The Trayvon Martin Killing, Explained
How did a kid armed with Skittles and an iced tea get gunned down by an overeager neighborhood watch captain? And why didn't police detain shooter George Zimmerman?
On the evening of February 26, Trayvon Martin—an unarmed 17-year-old African American student—was confronted, shot, and killed near his home by George Zimmerman, a Latino neighborhood watch captain in the Orlando, Florida, suburb of Sanford. Zimmerman has not been charged with a crime. Since Martin's death and the release of more details, the case has garnered national media attention and sparked a host of public debates over racial tensions, vigilantism, police practices, and gun laws.
Read on for our primer, or jump to these latest updates:
- The White House weighs in
- FBI plans to investigate
- What happened to Trayvon's cell phone?
- Florida's controversial self-defense laws
- Transcript of Zimmerman's ominous call to police
- Trayvon reportedly spoke on phone of being followed before killing
- Florida prosecutor convenes a grand jury
- More details on the "final phone call"
What happened to Trayvon?
Martin, a Miami native, was visiting his father in Sanford and watching the NBA All-Star game at a house in a gated Sanford community, the Retreat at Twin Lakes. At halftime, Martin walked out to the nearby 7-Eleven to get some Skittles and Arizona Iced Tea. On his return trip, he drew the attention of Zimmerman, who was patrolling the neighborhood in a sport-utility vehicle and called 911 to report "a real suspicious guy."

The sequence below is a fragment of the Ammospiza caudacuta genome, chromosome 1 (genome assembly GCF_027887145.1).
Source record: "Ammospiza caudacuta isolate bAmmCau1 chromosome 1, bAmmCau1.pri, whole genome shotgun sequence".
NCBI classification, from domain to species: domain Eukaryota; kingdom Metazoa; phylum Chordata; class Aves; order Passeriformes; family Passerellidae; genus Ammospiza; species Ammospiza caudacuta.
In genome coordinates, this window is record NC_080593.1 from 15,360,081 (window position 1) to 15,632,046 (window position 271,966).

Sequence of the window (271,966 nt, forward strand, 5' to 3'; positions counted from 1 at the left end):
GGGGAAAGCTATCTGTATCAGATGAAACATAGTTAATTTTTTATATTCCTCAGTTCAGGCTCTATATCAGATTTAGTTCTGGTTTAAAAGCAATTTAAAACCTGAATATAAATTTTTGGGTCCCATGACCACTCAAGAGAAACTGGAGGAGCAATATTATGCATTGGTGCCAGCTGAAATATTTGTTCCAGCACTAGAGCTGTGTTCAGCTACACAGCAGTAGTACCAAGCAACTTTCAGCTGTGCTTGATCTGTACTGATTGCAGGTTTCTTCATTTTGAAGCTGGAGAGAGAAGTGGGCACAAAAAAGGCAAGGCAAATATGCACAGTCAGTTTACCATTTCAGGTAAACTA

"This guy looks like he's up to no good or he's on drugs or something," Zimmerman told the dispatcher. "It's raining, and he's just walking around looking about." The man tried to explain where he was. "Now he's coming towards me. He's got his hand in his waistband. And he's a black male...Something's wrong with him. Yup, he's coming to check me out. He's got something in his hands. I don't know what his deal is...These assholes, they always get away."
After discussing his location with the dispatcher, Zimmerman exclaimed, "Shit he's running," and the following sounds suggest he left his vehicle to run after Martin.
"Are you following him?" the dispatcher asked. Zimmerman replied: "Yep."
"Okay, we don't need you to do that," the dispatcher warned.
Several minutes later, according to other callers to 911 in the neighborhood, Zimmerman and Martin got into a wrestling match on the ground. One of the pair could be heard screaming for help. Then a single shot rang out, and Martin lay dead.
Are the 911 recordings available to the public?
Yes. After public pressure, the city of Sanford played the tapes for Martin's family, then released the audio recordings. Here are some excerpts. You can also read a full transcript of George Zimmerman's initial police call here, along with an examination of whether he used a racial epithet, as some listeners have suggested.
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